The last great unexplored region of git is the .git directory. Once you start to dig, however, you’ll find some interesting trinkets. One I’ve discovered lately is the ‘exclude’ file, which lets you hide files from git without anyone knowing about it.
Where does he get those wonderful toys?
If you navigate into your .git directory, then into the info directory, you’ll see a file called ‘exclude’. If you open it up, you’ll see something like this:
That should look familiar, like, say, a .gitignore. It works pretty much like a .gitignore too
That’s fantastic! Why would I want to do that? Um, .gitignore?
While this may seem like something you can already do more easily, using the exclude file does have some advantages. If you don’t have control of the .gitignore file, like in a large OSS project, this method will exclude anything you’d like. The exclude file can also seperate project-specific omissions from developer-specific omissions – if developers are using using tools or editors that no one else is using, you can exclude files without turning your .gitignore into a novel. I found this when working with a project that didn’t use rvm. I wanted to use rvm, but since no one else was, I didn’t want pollute the .gitignore with something that no one else cared about. If you’re on a project that has several editors in use, you can easily remove omitting the files as a project concern by letting each developer add the necessary files to his/her exclude file.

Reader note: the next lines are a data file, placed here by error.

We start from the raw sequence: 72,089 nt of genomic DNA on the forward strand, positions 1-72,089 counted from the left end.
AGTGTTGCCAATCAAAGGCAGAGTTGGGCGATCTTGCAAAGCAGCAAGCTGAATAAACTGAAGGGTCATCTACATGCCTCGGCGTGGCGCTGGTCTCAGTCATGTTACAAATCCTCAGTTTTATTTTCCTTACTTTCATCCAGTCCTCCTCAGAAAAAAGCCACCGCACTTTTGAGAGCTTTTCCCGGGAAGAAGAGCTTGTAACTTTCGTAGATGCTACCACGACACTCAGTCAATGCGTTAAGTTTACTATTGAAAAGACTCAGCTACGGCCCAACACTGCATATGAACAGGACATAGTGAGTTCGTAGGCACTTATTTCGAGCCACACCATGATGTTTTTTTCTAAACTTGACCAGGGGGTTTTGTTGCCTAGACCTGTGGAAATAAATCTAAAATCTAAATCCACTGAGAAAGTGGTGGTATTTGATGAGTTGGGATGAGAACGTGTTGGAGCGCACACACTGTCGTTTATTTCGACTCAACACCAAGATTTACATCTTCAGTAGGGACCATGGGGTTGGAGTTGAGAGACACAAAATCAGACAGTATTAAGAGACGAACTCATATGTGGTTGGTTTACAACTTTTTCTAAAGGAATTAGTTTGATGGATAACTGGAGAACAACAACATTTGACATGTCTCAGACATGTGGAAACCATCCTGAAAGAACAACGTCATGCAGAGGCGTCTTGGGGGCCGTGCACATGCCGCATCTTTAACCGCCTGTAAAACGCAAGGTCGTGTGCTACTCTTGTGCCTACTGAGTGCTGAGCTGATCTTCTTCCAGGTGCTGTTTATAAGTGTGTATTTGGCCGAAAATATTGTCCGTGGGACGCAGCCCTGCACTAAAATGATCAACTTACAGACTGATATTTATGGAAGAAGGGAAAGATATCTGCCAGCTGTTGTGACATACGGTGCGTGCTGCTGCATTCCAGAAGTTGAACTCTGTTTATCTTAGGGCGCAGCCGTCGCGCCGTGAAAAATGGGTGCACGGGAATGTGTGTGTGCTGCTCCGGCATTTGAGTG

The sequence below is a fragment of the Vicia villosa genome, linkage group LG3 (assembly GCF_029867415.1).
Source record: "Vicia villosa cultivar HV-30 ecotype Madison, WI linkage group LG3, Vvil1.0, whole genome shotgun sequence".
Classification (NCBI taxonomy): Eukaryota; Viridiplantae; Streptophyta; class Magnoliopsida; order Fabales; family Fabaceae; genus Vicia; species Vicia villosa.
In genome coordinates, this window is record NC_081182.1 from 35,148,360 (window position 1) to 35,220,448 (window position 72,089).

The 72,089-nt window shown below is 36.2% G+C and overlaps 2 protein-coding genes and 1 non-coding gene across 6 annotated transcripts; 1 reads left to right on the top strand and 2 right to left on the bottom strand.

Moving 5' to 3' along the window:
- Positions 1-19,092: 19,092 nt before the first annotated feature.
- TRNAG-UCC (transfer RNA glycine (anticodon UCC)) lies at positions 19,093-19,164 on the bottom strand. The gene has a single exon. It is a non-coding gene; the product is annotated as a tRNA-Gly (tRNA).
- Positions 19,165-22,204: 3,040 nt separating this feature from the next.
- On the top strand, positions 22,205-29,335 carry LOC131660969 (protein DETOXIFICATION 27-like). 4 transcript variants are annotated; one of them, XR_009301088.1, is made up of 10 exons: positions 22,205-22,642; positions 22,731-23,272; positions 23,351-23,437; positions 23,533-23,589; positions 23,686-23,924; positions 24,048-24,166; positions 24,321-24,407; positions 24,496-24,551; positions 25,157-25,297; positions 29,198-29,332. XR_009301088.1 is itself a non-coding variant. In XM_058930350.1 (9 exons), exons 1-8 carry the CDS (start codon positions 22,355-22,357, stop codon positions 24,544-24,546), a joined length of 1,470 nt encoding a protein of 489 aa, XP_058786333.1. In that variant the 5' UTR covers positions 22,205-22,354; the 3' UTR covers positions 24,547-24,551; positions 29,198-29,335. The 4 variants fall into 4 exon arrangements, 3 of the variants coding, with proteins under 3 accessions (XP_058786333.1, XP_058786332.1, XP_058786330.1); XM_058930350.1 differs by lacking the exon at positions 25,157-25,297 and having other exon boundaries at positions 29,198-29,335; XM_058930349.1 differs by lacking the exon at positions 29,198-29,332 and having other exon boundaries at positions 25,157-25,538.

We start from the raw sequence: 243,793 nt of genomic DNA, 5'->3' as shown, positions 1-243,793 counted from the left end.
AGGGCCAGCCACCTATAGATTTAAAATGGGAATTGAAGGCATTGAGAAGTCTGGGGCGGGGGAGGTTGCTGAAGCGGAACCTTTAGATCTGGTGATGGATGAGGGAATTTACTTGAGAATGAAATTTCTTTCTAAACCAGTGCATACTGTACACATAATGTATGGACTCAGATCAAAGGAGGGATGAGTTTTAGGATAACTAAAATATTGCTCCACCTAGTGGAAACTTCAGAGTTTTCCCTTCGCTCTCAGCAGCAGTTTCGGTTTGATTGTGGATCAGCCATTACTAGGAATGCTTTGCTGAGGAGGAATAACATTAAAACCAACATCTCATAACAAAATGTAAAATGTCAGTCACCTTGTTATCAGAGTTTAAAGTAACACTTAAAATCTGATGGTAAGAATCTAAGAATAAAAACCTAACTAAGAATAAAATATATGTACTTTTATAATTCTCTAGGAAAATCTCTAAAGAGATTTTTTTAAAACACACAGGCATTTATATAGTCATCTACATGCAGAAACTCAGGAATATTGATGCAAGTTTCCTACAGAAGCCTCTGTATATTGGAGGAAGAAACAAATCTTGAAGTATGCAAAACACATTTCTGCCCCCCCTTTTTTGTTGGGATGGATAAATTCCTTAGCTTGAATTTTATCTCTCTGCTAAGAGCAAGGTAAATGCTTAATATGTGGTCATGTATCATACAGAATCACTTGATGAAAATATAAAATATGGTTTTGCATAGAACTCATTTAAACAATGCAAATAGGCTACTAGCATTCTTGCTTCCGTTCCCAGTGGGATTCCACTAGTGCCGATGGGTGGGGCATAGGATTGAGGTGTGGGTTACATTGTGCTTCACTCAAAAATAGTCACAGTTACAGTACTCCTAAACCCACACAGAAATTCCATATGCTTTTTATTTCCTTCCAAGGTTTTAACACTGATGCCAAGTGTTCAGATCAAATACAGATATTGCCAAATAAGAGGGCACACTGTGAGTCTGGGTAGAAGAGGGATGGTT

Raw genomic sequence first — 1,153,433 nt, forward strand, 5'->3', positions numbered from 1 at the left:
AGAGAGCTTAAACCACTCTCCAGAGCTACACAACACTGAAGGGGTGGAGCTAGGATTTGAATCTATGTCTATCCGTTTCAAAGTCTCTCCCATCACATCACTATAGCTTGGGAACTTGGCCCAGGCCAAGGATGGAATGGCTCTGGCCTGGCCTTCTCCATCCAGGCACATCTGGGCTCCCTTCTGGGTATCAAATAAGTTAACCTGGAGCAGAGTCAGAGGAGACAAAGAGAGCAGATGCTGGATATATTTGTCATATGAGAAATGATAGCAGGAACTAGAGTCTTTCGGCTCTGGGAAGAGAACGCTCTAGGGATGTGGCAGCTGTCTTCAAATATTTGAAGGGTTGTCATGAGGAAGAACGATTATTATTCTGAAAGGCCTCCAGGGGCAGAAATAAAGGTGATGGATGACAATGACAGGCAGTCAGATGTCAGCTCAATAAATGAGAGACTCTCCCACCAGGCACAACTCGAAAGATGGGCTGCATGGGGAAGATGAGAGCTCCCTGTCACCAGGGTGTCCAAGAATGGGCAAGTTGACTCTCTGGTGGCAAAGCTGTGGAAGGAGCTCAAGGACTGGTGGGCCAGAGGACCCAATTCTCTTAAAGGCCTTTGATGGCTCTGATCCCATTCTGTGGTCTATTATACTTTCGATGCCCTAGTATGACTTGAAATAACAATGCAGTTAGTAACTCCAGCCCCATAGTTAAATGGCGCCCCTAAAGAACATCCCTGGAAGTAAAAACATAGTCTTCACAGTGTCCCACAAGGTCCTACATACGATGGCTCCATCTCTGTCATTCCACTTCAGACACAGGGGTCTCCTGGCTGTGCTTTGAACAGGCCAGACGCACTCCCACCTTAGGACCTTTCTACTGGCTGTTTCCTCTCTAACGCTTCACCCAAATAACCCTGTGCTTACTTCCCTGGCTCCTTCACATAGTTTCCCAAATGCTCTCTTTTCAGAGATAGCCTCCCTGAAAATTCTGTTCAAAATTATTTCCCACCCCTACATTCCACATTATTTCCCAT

Be aware, if you blow away your repository, your exclude file will go with it, since it’s not committed like a .gitignore.
While this won’t ever replace the .gitignore file, you can never have too many tools in your toolbox. Happy hiding.